Officials from the US Defense Intelligence Agency (DIA) warn of a “drastic” increase in space operations by Russia and China, which have increased their orbital activities by 70% since 2019.
“Russia and China, our main strategic competitors, have taken steps to counter the space dominance of the United States and its allies,” DIA official John Huth told reporters at the Pentagon on Tuesday, at the release of the “Insurance Report.” Challenges in Security in Space 2022”.
Since the first such report in early 2019, competitors’ space operations have increased in all categories, such as communications, remote sensing, navigation and science and technology demonstration, Huth said.
“Space is being militarized,” says the 2022 report, “with increased Chinese and Russian counterspace development… and orbital congestion.”
He added that China and Russia view space as “a requirement for winning modern wars” and both nations are trying to develop means to exploit the perceived reliability of US space systems.
To a question from voice of america On which of the two powers is the more dominant competitor, Huth replied that “neither one should be looked away from.”
In a briefing paper released in January by the Beijing State Council Information Office, China described the space industry as “a critical element of the national strategy” and said the country “upholds the principle of space exploration and utilization.” abroad for peaceful purposes.
The report added that the Chinese program seeks to “meet the demand for economic, scientific and technological development, national security and social progress,” and “raise the cultural and scientific levels of the Chinese people, protect China’s national rights and interests, and enhance its overall strength.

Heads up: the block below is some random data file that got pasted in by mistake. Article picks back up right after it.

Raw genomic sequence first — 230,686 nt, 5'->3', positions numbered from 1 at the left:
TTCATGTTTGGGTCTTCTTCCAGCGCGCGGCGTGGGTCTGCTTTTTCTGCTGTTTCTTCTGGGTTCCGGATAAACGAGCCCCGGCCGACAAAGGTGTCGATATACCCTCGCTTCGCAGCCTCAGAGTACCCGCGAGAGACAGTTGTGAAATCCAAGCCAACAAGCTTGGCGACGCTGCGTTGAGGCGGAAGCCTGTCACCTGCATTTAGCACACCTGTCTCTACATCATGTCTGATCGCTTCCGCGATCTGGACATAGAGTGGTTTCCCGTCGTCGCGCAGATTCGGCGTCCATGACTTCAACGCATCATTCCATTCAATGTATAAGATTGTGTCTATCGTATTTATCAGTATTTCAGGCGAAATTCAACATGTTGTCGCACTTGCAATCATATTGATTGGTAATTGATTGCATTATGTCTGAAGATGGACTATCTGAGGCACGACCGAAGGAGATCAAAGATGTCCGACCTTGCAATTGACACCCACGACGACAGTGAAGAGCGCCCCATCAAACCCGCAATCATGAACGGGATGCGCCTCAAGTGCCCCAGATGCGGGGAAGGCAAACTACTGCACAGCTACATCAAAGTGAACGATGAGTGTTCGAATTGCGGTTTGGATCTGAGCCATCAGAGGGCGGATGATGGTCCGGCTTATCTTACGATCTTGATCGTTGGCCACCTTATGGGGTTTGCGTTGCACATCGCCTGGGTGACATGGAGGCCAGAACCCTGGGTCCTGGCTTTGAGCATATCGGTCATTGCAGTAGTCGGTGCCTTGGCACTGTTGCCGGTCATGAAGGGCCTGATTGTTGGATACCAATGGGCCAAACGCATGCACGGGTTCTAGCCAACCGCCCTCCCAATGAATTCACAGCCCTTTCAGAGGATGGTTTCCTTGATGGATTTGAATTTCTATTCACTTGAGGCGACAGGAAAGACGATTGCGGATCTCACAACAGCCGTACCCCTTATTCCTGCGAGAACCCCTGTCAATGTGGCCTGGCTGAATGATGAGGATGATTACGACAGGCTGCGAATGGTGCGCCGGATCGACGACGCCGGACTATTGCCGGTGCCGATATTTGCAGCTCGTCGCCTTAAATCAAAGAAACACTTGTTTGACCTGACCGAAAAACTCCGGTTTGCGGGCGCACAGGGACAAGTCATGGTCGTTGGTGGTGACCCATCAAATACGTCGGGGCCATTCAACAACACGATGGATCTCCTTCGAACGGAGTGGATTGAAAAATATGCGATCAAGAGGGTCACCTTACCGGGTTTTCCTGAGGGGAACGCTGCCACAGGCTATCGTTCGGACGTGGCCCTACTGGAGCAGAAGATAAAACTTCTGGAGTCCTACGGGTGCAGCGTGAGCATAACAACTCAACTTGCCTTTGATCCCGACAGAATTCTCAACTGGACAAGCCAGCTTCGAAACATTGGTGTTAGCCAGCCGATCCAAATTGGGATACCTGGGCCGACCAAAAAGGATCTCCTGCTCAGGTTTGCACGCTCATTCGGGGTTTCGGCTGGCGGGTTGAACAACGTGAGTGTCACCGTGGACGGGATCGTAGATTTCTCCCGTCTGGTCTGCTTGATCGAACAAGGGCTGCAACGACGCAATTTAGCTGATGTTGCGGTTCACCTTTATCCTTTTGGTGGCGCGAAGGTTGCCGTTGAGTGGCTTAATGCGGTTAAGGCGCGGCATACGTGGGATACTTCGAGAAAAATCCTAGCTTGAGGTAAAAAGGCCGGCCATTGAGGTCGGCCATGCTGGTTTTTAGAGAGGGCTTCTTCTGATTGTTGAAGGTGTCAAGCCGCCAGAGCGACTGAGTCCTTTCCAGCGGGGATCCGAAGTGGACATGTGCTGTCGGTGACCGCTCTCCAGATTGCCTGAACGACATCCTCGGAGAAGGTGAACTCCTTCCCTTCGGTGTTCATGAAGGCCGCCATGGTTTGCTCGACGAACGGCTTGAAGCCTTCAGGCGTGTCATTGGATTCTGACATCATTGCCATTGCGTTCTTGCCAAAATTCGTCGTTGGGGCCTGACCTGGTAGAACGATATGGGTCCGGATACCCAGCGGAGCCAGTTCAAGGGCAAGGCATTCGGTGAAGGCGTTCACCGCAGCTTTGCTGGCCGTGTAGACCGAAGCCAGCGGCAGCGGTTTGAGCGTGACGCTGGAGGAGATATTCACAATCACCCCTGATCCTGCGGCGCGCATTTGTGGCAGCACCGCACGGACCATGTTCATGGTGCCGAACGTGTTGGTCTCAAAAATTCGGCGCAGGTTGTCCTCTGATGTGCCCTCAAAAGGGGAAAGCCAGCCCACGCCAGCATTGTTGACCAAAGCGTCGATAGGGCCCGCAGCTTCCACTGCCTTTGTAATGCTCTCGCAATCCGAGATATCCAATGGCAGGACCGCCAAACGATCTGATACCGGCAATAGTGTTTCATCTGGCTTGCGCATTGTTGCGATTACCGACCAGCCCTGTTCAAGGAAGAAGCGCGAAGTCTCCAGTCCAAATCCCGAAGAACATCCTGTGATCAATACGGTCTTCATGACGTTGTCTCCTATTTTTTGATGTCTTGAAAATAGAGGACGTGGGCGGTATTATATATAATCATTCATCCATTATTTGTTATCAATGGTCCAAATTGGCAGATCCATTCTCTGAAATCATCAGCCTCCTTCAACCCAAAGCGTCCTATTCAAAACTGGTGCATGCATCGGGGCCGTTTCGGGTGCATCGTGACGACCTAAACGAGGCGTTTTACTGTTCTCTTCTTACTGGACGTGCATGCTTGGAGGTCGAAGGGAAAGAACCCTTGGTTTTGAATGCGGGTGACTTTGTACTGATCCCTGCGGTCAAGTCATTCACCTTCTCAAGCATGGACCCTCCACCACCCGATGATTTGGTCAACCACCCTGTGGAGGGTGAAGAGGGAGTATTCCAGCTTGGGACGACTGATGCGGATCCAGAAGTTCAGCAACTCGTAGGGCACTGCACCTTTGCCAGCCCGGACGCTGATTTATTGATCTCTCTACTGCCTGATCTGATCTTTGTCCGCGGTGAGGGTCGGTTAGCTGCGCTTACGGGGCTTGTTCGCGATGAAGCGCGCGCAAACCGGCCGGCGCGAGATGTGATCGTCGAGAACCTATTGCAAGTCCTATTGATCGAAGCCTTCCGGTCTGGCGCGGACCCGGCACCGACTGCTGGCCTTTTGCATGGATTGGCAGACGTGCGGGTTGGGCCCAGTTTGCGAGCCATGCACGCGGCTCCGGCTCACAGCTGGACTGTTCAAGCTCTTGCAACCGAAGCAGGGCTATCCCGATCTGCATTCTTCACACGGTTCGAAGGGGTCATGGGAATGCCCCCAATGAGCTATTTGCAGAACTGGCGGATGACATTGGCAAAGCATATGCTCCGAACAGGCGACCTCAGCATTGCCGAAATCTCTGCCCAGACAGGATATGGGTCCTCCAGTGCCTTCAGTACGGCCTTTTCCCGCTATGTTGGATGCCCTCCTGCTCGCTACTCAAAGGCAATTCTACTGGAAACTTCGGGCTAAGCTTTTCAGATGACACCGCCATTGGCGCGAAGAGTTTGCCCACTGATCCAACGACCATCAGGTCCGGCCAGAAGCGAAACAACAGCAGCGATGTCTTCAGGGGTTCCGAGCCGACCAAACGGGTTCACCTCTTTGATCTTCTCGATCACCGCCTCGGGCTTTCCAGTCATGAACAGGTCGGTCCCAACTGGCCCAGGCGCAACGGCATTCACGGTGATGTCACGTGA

DIA analyst Kevin Ryder added that due to its economic strength, China has increased its space capabilities with more funding and military efforts.
“Russia, for its part, is more streamlined due to other military modernization efforts at home,” Ryder explained.
The new DIA report includes data on lunar and Mars exploration by China and Russia.
China launched a robotic explorer on the far side of the moon and a similar mission to Mars.
Russia has discussed partnering with China, the European Union and the United States to achieve its aspirations on the Moon, and Moscow signed a memorandum of understanding in March last year to participate in the International Lunar Research Station, the report says.
Ryder said that China’s and Russia’s interest in exploring the Moon and Mars should be seen as a matter of national security.
“Both nations are seeking to expand their space exploration initiatives together and individually, with plans to explore the Moon and Mars over the next 30 years. If successful, those efforts will likely lead to attempts by Beijing and Moscow to explore the Moon’s natural resources.” Ryder noted.
In addition to China and Russia, the report warns that lesser threats from Iran and North Korea will be focused on improving capabilities to counter navigation and space communications, such as GPS.
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